Don't worry, Training Zones don't need to be too complicated. Training Peaks enables you to create and measure all kinds of different training zones, but you can keep things simple if you prefer.
Training Zones are just a way of breaking up your training into a few broad intensity groups. I use a system of five different training zones. They are defined in fairly broad ranges because:
1) It's hard to maintain an exact pace, power or heart rate.
2) There is no magic heart rate or power output for success.
3) Heart rate, pace and power can fluctuate on a daily basis anyway.
Most of the sessions in your training plan are done in Zone 2 and Zone 4. Zone 2 is easy/steady and feels like an effort level that requires some focus but you should be able to chat during it.
Zone 4 is your 1 hour race pace for bike and run, which is also the hardest sustainable effort you can do before you start laboured heavy breathing.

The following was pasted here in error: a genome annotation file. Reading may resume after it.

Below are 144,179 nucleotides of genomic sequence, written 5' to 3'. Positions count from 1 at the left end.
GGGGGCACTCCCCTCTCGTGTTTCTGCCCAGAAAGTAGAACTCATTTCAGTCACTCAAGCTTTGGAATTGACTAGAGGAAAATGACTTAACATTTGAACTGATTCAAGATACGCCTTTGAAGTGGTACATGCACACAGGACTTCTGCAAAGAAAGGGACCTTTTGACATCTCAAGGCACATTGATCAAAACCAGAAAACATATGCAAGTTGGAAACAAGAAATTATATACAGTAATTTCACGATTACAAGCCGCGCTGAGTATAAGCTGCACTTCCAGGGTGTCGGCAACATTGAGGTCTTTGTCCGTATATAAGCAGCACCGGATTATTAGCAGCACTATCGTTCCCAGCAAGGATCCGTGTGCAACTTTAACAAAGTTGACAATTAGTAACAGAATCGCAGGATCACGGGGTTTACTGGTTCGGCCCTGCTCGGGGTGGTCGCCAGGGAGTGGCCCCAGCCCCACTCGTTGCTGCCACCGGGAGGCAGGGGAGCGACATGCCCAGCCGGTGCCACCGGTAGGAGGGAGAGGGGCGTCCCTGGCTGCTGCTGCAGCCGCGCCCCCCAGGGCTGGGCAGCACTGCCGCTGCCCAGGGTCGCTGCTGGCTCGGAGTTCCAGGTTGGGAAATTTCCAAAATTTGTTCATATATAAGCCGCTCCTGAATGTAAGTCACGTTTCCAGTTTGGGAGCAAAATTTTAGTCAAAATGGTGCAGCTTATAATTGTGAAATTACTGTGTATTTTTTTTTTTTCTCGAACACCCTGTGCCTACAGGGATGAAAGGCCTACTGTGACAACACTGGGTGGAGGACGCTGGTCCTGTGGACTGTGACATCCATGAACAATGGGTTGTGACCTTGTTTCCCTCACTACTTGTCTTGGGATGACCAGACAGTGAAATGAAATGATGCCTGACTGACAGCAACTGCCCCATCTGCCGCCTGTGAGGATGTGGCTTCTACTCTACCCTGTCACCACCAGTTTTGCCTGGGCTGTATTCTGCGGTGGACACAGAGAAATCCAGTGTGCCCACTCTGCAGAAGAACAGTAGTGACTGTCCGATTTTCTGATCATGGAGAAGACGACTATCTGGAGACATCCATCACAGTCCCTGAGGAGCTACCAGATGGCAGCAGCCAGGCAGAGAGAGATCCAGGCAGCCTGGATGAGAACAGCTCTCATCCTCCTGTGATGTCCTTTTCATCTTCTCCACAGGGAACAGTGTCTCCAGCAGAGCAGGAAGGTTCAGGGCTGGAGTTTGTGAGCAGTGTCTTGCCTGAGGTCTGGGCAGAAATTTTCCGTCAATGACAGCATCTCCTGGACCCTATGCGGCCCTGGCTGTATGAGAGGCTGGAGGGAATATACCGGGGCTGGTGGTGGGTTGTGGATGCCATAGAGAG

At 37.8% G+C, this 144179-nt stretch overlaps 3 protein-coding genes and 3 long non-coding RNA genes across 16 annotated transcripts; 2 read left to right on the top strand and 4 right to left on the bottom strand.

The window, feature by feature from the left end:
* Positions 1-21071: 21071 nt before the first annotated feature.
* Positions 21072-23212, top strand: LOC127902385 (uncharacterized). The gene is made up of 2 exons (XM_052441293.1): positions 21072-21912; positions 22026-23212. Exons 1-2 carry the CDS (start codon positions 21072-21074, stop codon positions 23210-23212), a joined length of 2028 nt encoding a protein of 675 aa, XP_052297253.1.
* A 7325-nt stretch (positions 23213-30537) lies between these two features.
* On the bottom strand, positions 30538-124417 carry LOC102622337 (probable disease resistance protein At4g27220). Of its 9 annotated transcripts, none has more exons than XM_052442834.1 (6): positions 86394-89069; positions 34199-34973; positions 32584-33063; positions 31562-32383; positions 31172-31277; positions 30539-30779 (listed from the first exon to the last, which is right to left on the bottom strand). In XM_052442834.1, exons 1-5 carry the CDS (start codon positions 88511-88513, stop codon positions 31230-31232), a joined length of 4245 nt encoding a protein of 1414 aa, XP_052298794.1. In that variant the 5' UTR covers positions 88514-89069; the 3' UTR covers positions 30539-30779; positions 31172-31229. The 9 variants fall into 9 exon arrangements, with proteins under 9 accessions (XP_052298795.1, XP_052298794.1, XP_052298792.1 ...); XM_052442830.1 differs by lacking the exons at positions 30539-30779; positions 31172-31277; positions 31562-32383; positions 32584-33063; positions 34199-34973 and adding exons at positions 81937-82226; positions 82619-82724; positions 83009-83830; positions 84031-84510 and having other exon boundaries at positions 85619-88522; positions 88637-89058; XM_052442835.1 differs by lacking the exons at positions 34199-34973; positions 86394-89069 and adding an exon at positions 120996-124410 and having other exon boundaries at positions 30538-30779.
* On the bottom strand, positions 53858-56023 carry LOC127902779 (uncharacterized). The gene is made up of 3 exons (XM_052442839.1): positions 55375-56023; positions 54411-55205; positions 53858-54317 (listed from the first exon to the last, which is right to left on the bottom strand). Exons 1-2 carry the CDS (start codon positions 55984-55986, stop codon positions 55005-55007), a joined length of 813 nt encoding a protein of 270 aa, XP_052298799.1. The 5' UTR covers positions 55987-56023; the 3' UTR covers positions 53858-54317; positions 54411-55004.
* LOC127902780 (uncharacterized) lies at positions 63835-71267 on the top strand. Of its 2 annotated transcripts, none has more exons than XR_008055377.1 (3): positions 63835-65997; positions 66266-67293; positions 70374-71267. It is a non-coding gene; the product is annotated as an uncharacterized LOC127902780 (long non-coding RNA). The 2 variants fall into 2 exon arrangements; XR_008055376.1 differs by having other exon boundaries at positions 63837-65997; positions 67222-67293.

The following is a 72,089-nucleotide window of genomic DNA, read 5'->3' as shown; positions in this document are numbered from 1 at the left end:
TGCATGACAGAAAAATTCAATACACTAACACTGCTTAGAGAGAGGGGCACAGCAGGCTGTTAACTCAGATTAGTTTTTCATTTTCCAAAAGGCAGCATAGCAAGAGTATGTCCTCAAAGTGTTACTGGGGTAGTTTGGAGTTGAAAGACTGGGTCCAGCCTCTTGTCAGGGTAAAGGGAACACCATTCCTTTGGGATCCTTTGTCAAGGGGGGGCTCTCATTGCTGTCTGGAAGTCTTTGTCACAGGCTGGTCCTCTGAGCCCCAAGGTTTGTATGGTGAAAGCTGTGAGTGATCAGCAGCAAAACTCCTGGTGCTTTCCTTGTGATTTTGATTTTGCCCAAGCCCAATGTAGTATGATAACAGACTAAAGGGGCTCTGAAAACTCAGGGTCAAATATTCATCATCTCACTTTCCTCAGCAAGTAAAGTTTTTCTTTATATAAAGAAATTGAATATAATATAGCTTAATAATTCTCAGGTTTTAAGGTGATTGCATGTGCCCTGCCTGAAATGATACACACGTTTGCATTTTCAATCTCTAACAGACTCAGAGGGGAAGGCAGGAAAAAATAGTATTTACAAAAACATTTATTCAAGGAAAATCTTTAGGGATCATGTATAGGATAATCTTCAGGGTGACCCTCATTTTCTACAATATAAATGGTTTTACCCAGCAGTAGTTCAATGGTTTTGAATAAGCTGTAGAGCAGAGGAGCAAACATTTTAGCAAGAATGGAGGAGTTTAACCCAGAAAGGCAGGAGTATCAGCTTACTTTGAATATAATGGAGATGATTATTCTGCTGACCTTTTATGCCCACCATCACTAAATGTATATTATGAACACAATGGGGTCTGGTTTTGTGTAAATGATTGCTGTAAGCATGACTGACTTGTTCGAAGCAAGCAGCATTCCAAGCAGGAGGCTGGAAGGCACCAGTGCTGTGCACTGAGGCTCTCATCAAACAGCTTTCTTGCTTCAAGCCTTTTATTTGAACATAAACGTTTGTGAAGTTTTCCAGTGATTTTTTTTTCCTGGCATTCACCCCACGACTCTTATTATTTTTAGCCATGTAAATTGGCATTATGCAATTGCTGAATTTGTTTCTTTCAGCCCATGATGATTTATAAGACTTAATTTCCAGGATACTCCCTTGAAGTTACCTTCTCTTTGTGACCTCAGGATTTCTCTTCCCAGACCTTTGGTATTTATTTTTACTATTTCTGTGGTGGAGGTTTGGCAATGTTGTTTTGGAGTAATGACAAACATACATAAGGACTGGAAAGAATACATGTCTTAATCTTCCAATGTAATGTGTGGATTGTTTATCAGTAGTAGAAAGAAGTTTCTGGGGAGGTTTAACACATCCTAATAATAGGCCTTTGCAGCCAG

I would just pick one method for measuring your intensity, like % Max HR and stick with it for now. Then once you complete and log a certain number of workouts, Training Peaks will have enough information to start suggesting changes to your thresholds.
Alternatively you can use the columns "RPE" and "Hellemens" in the attached table that came with your plan. These will help give you a better idea of the right feel for each zone.
One of the most successful coaches in the world, Brett Sutton, bases all his training on feel and doesn't ask his athletes to use power, pace or heart rate. The most important things for continued improvement are consistency and varied training. You don't need to get obsessed about the zones.
That said, training zones are a useful aid. If you start off with a working set of zones, Training Peaks will help you refine them over time.
See the attached table, for different ways to set yourself 5 Training Zones.